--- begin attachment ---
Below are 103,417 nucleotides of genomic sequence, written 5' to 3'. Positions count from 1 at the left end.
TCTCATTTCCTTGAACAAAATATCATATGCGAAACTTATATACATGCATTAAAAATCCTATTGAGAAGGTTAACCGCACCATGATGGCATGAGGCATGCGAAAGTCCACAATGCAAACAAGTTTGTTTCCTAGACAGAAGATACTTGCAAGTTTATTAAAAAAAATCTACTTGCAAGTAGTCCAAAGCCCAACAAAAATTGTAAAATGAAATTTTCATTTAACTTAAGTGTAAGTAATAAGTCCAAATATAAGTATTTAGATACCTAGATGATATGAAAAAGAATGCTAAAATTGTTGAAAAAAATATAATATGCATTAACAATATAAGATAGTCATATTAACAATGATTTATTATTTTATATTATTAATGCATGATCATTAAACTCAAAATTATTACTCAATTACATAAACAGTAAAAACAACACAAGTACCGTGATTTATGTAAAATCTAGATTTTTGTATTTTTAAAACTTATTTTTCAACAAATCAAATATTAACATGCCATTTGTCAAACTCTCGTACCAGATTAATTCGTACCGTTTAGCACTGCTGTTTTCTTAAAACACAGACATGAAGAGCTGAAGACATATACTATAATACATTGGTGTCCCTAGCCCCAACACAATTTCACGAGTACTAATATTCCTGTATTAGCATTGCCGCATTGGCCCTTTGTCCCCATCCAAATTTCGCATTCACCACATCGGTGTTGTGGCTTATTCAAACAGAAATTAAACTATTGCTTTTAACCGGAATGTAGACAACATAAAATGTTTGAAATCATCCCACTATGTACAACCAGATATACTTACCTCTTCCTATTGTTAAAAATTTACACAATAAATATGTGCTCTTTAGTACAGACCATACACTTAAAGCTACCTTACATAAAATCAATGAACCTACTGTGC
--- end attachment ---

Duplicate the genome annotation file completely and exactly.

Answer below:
Below are 103,417 nucleotides of genomic sequence, written 5' to 3'. Positions count from 1 at the left end.
TCTCATTTCCTTGAACAAAATATCATATGCGAAACTTATATACATGCATTAAAAATCCTATTGAGAAGGTTAACCGCACCATGATGGCATGAGGCATGCGAAAGTCCACAATGCAAACAAGTTTGTTTCCTAGACAGAAGATACTTGCAAGTTTATTAAAAAAAATCTACTTGCAAGTAGTCCAAAGCCCAACAAAAATTGTAAAATGAAATTTTCATTTAACTTAAGTGTAAGTAATAAGTCCAAATATAAGTATTTAGATACCTAGATGATATGAAAAAGAATGCTAAAATTGTTGAAAAAAATATAATATGCATTAACAATATAAGATAGTCATATTAACAATGATTTATTATTTTATATTATTAATGCATGATCATTAAACTCAAAATTATTACTCAATTACATAAACAGTAAAAACAACACAAGTACCGTGATTTATGTAAAATCTAGATTTTTGTATTTTTAAAACTTATTTTTCAACAAATCAAATATTAACATGCCATTTGTCAAACTCTCGTACCAGATTAATTCGTACCGTTTAGCACTGCTGTTTTCTTAAAACACAGACATGAAGAGCTGAAGACATATACTATAATACATTGGTGTCCCTAGCCCCAACACAATTTCACGAGTACTAATATTCCTGTATTAGCATTGCCGCATTGGCCCTTTGTCCCCATCCAAATTTCGCATTCACCACATCGGTGTTGTGGCTTATTCAAACAGAAATTAAACTATTGCTTTTAACCGGAATGTAGACAACATAAAATGTTTGAAATCATCCCACTATGTACAACCAGATATACTTACCTCTTCCTATTGTTAAAAATTTACACAATAAATATGTGCTCTTTAGTACAGACCATACACTTAAAGCTACCTTACATAAAATCAATGAACCTACTGTGC